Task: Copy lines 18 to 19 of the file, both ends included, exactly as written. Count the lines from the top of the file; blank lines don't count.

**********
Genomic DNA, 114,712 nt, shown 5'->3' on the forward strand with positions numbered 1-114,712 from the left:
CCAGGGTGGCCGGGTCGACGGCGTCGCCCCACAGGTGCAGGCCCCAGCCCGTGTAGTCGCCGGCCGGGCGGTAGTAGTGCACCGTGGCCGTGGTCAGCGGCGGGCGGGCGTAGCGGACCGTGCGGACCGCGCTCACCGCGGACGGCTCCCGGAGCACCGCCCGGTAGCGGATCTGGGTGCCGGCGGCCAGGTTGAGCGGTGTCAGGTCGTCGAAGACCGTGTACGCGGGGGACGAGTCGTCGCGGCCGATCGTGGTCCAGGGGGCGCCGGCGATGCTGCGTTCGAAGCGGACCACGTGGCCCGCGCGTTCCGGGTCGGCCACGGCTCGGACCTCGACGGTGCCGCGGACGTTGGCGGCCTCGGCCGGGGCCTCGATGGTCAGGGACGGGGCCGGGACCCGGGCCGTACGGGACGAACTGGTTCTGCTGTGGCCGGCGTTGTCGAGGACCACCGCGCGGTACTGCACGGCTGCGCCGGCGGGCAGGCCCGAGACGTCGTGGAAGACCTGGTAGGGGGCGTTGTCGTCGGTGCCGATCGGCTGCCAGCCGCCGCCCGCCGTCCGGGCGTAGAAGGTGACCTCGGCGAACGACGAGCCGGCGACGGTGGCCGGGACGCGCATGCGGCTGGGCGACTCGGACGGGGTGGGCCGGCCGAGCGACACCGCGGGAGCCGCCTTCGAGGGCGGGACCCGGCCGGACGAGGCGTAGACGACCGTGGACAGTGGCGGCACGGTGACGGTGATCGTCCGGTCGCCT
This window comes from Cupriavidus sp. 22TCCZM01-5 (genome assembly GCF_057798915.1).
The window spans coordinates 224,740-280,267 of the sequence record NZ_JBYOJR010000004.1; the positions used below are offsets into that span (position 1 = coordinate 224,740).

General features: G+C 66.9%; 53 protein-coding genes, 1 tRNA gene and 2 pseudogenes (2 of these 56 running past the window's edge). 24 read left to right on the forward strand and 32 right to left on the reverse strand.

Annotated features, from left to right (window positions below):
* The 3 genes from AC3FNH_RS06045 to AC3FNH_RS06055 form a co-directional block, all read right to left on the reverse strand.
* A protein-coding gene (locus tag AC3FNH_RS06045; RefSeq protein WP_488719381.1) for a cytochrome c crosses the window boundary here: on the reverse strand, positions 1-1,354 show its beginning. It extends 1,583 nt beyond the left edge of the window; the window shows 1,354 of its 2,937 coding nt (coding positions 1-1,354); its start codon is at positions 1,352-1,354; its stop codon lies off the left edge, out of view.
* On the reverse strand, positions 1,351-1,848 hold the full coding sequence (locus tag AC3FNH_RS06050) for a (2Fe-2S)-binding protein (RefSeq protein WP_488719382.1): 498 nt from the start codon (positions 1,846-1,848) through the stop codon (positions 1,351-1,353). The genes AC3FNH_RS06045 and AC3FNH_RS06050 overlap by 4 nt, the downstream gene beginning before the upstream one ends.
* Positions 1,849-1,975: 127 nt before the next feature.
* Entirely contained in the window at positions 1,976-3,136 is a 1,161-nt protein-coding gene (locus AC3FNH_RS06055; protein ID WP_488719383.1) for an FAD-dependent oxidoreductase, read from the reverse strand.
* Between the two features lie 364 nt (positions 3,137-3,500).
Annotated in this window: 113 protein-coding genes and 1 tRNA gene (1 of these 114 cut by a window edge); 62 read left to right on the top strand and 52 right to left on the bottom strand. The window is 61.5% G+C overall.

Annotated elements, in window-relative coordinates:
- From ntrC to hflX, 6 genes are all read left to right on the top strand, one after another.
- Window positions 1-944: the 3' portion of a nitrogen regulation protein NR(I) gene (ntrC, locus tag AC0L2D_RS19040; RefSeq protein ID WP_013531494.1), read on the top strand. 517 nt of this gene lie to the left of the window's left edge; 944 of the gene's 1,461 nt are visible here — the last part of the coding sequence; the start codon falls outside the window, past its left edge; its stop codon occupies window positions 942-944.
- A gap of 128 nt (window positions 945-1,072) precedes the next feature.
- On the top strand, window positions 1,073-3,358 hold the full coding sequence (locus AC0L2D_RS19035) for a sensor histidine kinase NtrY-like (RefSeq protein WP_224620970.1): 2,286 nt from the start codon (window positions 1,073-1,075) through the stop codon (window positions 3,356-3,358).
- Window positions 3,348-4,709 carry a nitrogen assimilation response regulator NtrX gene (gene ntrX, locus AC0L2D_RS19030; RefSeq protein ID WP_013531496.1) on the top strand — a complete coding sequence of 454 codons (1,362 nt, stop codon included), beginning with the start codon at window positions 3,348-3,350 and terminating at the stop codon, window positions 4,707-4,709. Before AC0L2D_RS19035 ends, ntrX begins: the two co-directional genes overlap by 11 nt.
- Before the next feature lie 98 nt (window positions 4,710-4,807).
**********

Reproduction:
- On the top strand, window positions 1,073-3,358 hold the full coding sequence (locus AC0L2D_RS19035) for a sensor histidine kinase NtrY-like (RefSeq protein WP_224620970.1): 2,286 nt from the start codon (window positions 1,073-1,075) through the stop codon (window positions 3,356-3,358).
- Window positions 3,348-4,709 carry a nitrogen assimilation response regulator NtrX gene (gene ntrX, locus AC0L2D_RS19030; RefSeq protein ID WP_013531496.1) on the top strand — a complete coding sequence of 454 codons (1,362 nt, stop codon included), beginning with the start codon at window positions 3,348-3,350 and terminating at the stop codon, window positions 4,707-4,709. Before AC0L2D_RS19035 ends, ntrX begins: the two co-directional genes overlap by 11 nt.